DETROIT – Tesla Motors Inc. envisions a dealer network similar to Apple Inc.’s wildly successful but quirky retail outlets – all of which are company-owned and staffed by product specialists known as “geniuses.”

Tesla, the only maker of road-going, retail-market electric vehicles serving North America and Europe, will not sell dealer franchises, preferring to maintain a direct “connection” with its customers, says founder and CEO Elon Musk.

If Tesla stores were privately owned, “we (would) lose that,” he claims.

With a global network of less than a dozen stores, Tesla is a niche player. But among the some 1,200 consumers who have purchased the auto maker’s battery-powered roadsters, zeal runs high, Musk says.

“The customer feedback has been really positive, close to how Apple customers view their product,” Musk tells journalists during a visit here to accept the 2010 Automotive Executive of the Year Innovator Award from management consultancy DNV.

In the business world, Apple’s approach to developing customer relationships is almost unparalleled. “Apple does an amazing job,” says Mark Johnson, president and CEO of Loyalty 360, a Cincinnati-based customer-engagement think-tank.

“Its product specialists are very knowledgeable, which makes it easier to buy,” Johnson tells Ward’s in a phone interview.

Apple customers also are less likely to stray to competitive brands because its product specialists are so knowledgeable, “which makes it easier buy,” he adds.

Most importantly to a startup such as Tesla, the Apple model pays dividends. This week, the consumer electronics giant announced a net quarterly profit of $3.1 billion, nearly three times the $1.6 billion it earned in like-2009.

Tesla also is targeting Apple’s hardware and personnel. Musk says the interior of the Model S sedan, due in 2012, will boast a 17-in. (43-cm) display screen three times brighter than the screen on Apple’s MacBook Pro laptop computer.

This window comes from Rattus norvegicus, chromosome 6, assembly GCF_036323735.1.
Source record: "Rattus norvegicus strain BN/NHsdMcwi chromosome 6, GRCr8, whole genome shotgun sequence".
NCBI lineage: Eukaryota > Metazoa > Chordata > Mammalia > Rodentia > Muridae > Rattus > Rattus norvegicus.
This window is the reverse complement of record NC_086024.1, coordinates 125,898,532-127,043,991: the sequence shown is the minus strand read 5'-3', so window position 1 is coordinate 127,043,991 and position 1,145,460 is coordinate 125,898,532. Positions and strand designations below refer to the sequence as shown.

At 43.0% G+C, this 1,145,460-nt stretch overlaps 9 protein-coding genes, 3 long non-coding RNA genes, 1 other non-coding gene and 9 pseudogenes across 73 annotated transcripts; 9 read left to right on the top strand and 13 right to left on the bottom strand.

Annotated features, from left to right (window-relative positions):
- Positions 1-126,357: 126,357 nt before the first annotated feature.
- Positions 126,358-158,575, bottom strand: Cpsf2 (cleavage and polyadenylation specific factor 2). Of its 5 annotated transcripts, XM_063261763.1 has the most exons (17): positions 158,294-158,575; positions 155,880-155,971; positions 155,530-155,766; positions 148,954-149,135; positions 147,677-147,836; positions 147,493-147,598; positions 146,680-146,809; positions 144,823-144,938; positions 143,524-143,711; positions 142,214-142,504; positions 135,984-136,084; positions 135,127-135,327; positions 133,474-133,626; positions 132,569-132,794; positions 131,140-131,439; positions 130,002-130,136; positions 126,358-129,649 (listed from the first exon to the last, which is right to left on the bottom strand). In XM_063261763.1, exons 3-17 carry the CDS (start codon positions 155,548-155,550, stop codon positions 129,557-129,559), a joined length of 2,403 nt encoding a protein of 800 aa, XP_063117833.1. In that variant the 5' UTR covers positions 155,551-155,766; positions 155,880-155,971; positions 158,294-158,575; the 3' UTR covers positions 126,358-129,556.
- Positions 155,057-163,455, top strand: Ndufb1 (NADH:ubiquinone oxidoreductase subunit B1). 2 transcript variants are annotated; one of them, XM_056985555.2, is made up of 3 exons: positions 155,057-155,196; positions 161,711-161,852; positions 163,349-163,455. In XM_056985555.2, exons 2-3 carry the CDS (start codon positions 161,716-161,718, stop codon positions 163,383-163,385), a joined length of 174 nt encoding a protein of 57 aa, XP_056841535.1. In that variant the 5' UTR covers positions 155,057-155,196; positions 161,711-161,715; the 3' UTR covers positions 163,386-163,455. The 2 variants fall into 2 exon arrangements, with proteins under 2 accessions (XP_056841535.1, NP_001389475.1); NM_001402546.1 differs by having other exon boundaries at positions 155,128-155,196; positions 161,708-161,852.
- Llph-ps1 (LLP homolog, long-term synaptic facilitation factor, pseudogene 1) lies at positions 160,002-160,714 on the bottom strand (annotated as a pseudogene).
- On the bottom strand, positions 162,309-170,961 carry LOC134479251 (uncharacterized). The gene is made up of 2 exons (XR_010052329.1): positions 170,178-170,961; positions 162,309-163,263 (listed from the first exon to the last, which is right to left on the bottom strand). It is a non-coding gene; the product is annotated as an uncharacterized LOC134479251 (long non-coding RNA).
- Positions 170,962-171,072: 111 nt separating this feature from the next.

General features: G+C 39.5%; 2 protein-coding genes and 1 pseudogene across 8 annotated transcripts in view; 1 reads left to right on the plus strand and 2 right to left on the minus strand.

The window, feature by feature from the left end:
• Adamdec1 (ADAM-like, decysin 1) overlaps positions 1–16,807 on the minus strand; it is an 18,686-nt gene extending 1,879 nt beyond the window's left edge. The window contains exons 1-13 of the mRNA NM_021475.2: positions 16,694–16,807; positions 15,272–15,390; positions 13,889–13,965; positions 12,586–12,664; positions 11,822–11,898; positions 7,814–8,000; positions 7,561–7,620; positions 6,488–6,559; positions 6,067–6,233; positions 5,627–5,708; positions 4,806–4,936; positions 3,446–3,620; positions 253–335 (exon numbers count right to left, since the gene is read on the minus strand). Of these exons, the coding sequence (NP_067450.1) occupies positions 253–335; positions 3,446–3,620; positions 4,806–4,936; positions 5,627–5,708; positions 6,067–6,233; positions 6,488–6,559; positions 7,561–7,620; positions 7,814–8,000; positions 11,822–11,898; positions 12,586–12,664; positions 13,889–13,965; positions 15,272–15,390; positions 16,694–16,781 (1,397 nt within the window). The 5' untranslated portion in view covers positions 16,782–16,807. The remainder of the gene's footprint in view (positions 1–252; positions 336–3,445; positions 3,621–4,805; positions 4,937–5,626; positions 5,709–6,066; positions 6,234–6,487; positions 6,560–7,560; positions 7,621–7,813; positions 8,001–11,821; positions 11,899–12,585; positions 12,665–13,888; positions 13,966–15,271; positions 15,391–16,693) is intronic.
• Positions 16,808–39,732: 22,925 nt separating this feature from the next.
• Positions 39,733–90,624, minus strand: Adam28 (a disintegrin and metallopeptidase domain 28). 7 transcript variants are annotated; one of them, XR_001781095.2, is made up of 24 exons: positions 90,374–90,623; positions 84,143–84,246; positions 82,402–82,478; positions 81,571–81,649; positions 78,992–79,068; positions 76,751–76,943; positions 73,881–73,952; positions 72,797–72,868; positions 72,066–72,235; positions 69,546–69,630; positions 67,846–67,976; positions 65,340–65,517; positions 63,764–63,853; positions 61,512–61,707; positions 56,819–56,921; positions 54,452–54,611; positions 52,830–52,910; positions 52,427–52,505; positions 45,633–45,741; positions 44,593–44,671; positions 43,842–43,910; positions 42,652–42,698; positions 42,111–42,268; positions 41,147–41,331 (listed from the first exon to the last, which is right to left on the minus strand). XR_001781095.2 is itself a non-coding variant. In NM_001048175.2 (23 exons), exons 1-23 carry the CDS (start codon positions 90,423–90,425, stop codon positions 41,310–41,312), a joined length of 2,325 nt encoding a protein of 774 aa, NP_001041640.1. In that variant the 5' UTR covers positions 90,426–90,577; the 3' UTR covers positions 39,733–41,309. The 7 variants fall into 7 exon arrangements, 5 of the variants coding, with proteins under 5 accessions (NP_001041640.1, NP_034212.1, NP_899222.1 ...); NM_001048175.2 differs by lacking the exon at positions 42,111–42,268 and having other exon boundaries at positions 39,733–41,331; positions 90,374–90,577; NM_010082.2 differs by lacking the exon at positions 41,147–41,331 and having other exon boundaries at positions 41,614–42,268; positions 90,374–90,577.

How is Tesla able to promise this? By hiring engineers away from Apple, Musk says to a round of laughter.

In addition to serving the car’s navigation system and other functions, the screen will provide a window for third-party applications, he confirms. Software will be Linux-based and compatible with Motorola’s Droid smartphone.

On the horizon for Tesla is a 4-wheel-drive utility vehicle based on the Model S platform. Though not confirmed, it could happen as early as 2013.

Musk’s rationale? While Tesla customers are environmentally aware, they have grown accustomed to the high seating position afforded by an SUV or cross/utility vehicle.

The arrival of the Model S will mark a hiatus for Tesla’s roadster offerings, as U.K.-based Lotus Cars is phasing out production of its Elise 2-seater.

“The (Tesla) chassis is a modified Elise,” Musk says. “It’s actually quite heavily modified.”

The Elise and the Tesla Roadster and Roadster S have just a 6% component overlap. Musk says, if he could turn the clock back and redesign Tesla’s cars, he would start “from a clean sheet.”

He likens the Elise chassis modification to a minor home renovation gone haywire. “And you end up spending more than if you just built the thing from scratch,” he says.

But the end of Elise production will not mean an immediate stop-sale for Tesla.

“We’re going to essentially build ahead in order to ensure we can supply vehicles in 2012,” Musk says. “That takes us right into the Model S and gives a break of a year or two before we come out with the next-generation Roadster.”